Do you ever wonder how everyone else is living? For example, if you live alone, do you wonder how many other people are living alone and what that’s like for them? And what about everyone else who is not living alone – who is in their households?
“You radiate this internal happiness and joy for life… Where do you think your happiness comes from?” I never met the person who asked me that question, but she had watched my TEDx talk, “What no one ever told you about people who are single,” and that was one of her questions.
Once people start living alone, how likely are they to continue living alone? Sometimes people think that having a place of your own is something temporary, a way to live until you find a partner with whom you can share a home.
When I first started studying single people, one thing that was immediately obvious was how relentlessly they were stereotyped. Eventually, my colleagues and I would conduct scientific tests of the stereotypes I thought were out there. It was no surprise when our results showed that single people were seen as miserable, lonely, self-centered, immature, and so much more. Those stereotypes, like many others, have mostly been debunked.
Imagine having a day off to do anything you like. On this hypothetical day, you have no work, no assignments that are due, and no obligations. You can just think about what would make you happy -- within the realm of what you can afford to do and what you can manage to do, logistically – and then just do it.
“When singlehood is rendered viable and aspirational, marriage becomes an option rather than a compulsion.”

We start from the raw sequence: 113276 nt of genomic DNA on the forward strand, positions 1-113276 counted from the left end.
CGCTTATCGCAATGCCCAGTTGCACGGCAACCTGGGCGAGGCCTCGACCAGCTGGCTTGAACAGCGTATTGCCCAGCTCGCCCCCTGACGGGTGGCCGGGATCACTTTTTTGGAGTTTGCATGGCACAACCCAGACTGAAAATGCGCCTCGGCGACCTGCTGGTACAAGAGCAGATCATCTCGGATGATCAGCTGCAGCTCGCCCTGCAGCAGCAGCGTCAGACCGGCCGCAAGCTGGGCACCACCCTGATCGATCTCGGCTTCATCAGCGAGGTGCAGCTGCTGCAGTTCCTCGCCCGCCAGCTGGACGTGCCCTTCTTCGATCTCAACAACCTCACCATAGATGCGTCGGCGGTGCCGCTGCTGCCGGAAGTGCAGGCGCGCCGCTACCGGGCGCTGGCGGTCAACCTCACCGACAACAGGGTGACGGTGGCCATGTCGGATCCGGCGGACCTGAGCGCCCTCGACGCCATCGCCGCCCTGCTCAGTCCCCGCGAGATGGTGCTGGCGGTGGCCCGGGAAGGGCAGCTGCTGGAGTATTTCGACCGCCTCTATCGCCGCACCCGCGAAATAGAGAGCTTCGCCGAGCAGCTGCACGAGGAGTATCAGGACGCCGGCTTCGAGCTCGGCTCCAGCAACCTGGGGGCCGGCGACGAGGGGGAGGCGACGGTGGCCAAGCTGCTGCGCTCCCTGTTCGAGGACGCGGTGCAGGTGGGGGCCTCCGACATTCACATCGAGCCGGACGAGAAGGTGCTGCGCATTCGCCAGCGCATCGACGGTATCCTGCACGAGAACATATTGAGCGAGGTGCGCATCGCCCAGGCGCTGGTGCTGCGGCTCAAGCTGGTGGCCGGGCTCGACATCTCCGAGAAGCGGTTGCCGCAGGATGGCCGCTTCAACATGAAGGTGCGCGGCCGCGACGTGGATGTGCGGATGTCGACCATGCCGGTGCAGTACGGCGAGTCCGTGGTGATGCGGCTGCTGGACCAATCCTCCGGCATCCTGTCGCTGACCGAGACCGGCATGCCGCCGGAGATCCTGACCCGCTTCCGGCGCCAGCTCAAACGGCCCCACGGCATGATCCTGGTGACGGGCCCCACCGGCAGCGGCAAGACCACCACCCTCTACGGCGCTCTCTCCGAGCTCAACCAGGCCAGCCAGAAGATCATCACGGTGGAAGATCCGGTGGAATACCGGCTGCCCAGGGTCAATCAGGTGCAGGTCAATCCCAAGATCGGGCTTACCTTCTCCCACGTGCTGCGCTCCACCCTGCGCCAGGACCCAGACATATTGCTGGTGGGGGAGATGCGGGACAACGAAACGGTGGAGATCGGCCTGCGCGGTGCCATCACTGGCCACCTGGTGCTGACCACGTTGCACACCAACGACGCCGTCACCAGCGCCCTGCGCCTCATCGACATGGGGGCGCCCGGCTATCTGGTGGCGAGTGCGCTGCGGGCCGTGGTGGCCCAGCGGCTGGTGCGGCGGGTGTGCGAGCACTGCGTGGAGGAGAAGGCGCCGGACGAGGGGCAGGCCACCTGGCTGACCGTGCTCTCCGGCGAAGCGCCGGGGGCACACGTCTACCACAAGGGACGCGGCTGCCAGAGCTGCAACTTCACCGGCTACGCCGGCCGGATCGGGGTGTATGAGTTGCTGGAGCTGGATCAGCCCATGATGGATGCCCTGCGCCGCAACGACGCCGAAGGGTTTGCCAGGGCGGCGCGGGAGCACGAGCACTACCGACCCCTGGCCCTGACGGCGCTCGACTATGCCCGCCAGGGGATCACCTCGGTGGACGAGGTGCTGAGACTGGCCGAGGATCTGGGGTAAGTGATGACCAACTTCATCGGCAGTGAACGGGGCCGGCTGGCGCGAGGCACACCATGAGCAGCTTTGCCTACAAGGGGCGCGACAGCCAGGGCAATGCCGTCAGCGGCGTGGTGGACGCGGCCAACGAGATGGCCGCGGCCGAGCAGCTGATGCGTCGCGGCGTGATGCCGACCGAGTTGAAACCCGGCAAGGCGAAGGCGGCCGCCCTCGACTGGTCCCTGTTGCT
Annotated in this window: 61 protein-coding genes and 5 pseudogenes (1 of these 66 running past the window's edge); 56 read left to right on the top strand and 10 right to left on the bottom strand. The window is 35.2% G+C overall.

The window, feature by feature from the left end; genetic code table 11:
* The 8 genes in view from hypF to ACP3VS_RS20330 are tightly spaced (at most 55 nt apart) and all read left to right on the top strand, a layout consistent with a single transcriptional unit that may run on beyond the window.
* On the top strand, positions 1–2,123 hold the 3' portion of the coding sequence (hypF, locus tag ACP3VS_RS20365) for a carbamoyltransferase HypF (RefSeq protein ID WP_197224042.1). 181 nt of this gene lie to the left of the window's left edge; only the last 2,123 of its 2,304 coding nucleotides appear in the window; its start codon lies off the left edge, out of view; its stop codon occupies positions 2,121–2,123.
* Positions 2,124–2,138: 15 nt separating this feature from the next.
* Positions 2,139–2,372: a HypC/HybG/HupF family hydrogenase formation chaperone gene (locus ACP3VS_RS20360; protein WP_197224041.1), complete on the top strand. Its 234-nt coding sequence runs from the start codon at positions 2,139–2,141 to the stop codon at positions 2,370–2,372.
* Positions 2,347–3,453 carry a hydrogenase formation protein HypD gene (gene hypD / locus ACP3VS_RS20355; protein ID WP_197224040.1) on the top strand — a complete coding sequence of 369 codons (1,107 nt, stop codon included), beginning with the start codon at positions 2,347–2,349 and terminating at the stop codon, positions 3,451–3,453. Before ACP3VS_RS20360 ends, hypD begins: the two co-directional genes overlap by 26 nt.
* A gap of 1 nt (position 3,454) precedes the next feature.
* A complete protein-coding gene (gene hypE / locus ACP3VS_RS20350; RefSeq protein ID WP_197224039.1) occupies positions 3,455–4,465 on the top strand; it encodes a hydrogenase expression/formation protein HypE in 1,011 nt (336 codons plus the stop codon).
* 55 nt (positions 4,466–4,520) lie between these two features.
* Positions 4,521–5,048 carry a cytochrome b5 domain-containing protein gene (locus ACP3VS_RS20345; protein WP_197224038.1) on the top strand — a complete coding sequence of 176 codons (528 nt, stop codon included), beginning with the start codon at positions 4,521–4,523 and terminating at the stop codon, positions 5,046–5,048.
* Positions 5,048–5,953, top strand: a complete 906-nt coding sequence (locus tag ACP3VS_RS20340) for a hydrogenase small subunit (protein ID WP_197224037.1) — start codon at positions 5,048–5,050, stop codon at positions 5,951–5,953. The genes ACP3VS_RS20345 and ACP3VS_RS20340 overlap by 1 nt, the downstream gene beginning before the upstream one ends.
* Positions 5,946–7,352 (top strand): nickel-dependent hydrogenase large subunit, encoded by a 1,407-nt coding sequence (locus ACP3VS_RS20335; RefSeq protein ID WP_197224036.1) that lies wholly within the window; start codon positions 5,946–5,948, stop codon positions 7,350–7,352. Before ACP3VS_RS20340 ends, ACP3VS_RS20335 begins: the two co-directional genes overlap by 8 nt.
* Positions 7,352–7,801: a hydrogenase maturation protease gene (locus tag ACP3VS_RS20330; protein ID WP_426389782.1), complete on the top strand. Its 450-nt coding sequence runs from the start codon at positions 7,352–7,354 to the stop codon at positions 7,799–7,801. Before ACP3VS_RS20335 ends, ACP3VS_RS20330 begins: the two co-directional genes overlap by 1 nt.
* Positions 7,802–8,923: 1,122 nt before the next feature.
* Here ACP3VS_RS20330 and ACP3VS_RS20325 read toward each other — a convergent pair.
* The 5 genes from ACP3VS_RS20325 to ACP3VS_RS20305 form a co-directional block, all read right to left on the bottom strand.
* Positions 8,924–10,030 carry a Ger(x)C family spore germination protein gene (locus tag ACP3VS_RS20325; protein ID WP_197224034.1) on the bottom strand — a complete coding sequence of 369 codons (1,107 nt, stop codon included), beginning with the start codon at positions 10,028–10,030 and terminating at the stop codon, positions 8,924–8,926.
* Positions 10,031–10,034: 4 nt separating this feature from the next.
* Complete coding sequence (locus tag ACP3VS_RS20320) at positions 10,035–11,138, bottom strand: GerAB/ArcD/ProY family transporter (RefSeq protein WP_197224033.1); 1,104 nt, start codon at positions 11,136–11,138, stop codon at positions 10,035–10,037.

In the U.S. and in other nations around the world, fewer people have been marrying and more have been staying single. When people do marry, they are getting around to it at an increasingly older age. As a consequence, the decline in the proportion of married people and the surge in the proportion of single people is especially evident among the young.
In the past half-century or so, solo living has become a demographic juggernaut. According to a United Nations report, around the world, 1-person households are now just as common as households comprised of just a couple, with no kids. And across Europe and North America, there are more households consisting of just one person than of couples and their children.
When I see examples of what I call singlism – the stereotyping, stigmatizing, and marginalizing of single people, and the discrimination against them – I like to point them out in my blog posts. Consciousness-raising is especially important when it comes to singlism. In contrast to more familiar isms such as racism and sexism, singlism is less often recognized. And sometimes, when instances are described, other people deny that they count as examples of prejudice, or they dismiss them as inconsequential. (In fact, some are deadly serious.)